Fed’s Lacker Says Weak Jobs Report Won’t Deter Taper DiscussionsJeff Kearns
Federal Reserve Bank of Richmond President Jeffrey Lacker said the slump in job growth last month doesn’t signify a major shift in the labor market, and another reduction in bond purchases probably will be considered by the Fed this month.
Payrolls in December increased at the slowest pace in almost three years, indicating a pause in the recent labor market strength that may have reflected the effects of bad weather. The drop probably won’t keep policy makers from discussing another $10 billion cut in asset purchases, Lacker told reporters today after a speech in Raleigh, North Carolina.
“As a general principle, it’s wise not to overreact to one month’s employment report,” Lacker said. “Employment has been growing along a pretty steady trend this year. It takes a lot more than one labor-market report to be convincing that the trend has shifted, and in my experience one employment report rarely has an effect by itself on monetary policy.”
The Fed last month took the first step in curtailing its third round of asset purchases, which it announced in September 2012. The Federal Open Market Committee cut Treasury and mortgage-bond purchases to $75 billion a month from $85 billion, citing improved labor-market conditions.
“I would expect a similar reduction in pace to be discussed at the upcoming meeting,” Lacker said. “I expect the possibility of tapering to be discussed, that’s my forecast of what the meeting is going to hold, but we’ll have to wait and see when we get to the meeting how things look.”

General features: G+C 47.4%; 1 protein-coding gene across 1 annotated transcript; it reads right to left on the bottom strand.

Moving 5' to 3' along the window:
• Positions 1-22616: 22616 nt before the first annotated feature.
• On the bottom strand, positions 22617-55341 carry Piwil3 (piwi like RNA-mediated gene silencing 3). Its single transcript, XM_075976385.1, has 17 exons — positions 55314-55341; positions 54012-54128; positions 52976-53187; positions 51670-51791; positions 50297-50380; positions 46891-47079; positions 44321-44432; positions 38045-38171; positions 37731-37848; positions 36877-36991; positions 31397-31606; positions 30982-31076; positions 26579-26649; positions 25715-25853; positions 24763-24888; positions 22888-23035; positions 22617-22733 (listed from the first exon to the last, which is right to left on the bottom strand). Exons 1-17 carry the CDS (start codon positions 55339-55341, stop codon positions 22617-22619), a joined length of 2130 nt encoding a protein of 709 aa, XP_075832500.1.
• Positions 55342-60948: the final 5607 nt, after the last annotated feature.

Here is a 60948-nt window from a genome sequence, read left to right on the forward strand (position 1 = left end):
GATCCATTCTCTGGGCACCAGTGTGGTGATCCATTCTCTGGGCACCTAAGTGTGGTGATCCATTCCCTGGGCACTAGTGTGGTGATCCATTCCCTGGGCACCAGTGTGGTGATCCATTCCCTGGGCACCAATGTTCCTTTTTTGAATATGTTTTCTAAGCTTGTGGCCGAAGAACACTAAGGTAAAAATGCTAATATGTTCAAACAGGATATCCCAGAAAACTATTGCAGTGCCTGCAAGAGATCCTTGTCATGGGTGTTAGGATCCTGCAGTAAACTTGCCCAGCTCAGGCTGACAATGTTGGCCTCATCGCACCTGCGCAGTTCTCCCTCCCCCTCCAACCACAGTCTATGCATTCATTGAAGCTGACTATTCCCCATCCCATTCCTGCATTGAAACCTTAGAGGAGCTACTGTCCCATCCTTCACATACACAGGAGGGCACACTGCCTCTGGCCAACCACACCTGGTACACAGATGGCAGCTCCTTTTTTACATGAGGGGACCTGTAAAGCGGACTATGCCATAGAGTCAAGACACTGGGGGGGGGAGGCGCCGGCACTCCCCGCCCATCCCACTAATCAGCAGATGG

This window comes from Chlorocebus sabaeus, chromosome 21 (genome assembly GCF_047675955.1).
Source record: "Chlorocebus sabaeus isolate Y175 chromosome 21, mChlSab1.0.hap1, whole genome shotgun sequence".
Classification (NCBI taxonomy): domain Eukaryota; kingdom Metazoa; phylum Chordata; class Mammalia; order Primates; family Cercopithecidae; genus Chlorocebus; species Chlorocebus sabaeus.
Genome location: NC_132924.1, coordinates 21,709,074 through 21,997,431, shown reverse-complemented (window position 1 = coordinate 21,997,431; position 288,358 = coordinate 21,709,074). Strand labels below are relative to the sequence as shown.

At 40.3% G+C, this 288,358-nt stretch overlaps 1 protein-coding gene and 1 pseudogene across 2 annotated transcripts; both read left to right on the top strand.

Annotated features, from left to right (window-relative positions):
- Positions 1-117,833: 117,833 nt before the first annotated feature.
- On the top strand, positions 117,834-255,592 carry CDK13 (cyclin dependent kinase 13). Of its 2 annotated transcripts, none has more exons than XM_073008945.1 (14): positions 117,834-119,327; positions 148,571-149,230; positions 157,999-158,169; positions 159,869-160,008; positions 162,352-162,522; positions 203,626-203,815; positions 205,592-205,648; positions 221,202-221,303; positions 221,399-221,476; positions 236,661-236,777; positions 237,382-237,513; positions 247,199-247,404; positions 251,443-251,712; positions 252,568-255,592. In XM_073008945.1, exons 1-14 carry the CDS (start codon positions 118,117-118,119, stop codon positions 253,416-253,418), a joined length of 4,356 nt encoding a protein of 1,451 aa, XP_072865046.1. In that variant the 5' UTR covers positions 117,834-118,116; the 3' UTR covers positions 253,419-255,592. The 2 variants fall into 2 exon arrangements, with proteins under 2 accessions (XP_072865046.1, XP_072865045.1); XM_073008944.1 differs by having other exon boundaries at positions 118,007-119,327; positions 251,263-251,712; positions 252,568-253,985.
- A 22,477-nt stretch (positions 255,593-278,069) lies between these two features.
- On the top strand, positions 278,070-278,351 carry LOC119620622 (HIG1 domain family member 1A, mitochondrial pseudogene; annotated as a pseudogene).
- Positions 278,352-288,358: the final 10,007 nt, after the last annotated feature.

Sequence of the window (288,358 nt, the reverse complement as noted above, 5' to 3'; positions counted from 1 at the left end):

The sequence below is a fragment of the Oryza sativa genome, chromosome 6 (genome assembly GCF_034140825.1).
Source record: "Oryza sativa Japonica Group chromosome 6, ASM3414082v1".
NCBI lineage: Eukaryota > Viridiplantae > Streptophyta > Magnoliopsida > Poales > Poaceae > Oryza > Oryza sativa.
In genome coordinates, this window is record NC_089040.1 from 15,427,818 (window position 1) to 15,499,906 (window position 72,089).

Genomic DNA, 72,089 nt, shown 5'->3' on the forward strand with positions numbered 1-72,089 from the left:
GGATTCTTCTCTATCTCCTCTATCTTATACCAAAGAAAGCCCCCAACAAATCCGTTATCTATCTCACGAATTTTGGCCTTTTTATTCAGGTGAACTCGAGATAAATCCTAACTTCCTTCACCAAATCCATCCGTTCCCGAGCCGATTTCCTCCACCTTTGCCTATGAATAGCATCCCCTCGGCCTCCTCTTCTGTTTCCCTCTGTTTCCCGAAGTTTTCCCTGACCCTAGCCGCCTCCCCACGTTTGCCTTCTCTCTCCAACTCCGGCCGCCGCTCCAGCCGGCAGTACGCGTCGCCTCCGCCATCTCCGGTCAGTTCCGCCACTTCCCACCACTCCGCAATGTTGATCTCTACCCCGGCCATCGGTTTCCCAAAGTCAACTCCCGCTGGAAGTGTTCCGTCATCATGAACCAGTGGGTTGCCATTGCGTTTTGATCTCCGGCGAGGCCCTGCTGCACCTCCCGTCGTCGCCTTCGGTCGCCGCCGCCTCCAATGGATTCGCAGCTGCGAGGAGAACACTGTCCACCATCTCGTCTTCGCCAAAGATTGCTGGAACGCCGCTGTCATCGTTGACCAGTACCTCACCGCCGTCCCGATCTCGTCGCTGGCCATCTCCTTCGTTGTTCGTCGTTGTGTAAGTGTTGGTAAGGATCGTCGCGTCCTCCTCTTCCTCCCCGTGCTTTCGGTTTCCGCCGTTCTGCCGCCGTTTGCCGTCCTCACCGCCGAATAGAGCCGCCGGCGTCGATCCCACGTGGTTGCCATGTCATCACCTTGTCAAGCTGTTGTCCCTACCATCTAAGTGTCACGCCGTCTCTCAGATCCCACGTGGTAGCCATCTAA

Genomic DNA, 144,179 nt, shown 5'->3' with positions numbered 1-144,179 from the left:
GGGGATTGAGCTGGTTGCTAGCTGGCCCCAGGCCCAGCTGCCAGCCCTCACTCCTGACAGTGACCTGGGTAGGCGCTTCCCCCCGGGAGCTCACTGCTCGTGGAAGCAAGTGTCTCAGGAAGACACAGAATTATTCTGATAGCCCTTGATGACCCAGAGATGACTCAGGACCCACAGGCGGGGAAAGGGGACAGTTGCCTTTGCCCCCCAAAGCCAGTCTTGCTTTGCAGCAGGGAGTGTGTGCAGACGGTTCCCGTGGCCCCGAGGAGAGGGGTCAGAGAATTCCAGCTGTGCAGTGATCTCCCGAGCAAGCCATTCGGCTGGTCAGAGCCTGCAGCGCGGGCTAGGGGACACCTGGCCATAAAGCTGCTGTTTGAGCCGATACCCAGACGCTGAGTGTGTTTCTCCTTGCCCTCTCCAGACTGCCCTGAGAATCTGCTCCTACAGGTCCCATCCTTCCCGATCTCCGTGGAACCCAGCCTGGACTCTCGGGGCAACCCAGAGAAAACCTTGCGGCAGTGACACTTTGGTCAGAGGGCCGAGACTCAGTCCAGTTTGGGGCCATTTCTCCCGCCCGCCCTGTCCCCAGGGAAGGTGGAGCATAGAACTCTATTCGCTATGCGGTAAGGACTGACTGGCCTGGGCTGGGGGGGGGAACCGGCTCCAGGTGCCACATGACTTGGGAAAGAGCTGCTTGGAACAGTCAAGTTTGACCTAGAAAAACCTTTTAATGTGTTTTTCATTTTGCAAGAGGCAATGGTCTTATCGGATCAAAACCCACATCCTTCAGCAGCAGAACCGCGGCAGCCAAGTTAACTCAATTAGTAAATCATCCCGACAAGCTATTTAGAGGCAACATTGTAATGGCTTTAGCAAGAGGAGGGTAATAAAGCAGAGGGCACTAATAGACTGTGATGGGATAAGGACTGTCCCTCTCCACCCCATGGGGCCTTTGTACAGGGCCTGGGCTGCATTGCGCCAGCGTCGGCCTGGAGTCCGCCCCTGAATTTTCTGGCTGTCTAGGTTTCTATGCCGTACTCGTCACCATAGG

The 74,000 gain in payrolls, less than the most pessimistic projection in a Bloomberg survey, followed a revised 241,000 advance the prior month, Labor Department figures showed today in Washington. The unemployment rate dropped to 6.7 percent, the lowest since October 2008, as more people left the labor force.
Fed Chairman Ben S. Bernanke said at a press conference after last month’s meeting that the committee may taper its buying by about $10 billion per gathering. The central bank probably will slow buying in $10 billion increments over the next seven meetings before ending the program in December 2014, according to a Bloomberg survey of 41 economists last month.
The FOMC convenes Jan. 28-29 in Washington. The purchases have inflated its balance sheet to $4.03 trillion.
Lacker dissented against continuing the purchases known as quantitative easing when he was a voter on the committee in 2012. He will have a vote again in 2015.
Lacker said earlier today in a speech to the Greater Raleigh Chamber of Commerce that economic growth this year will “subside” to 2 percent, while inflation will rise toward the Fed’s 2 percent goal over the next year or two.
“The pickup in growth late last year is certainly a welcome development, and it may well be a harbinger of stronger growth ahead,” Lacker said in the speech. While growth may be slower than in recent decades, “our economy is by no means stagnating; productivity is rising, incomes are growing and innovation is occurring.”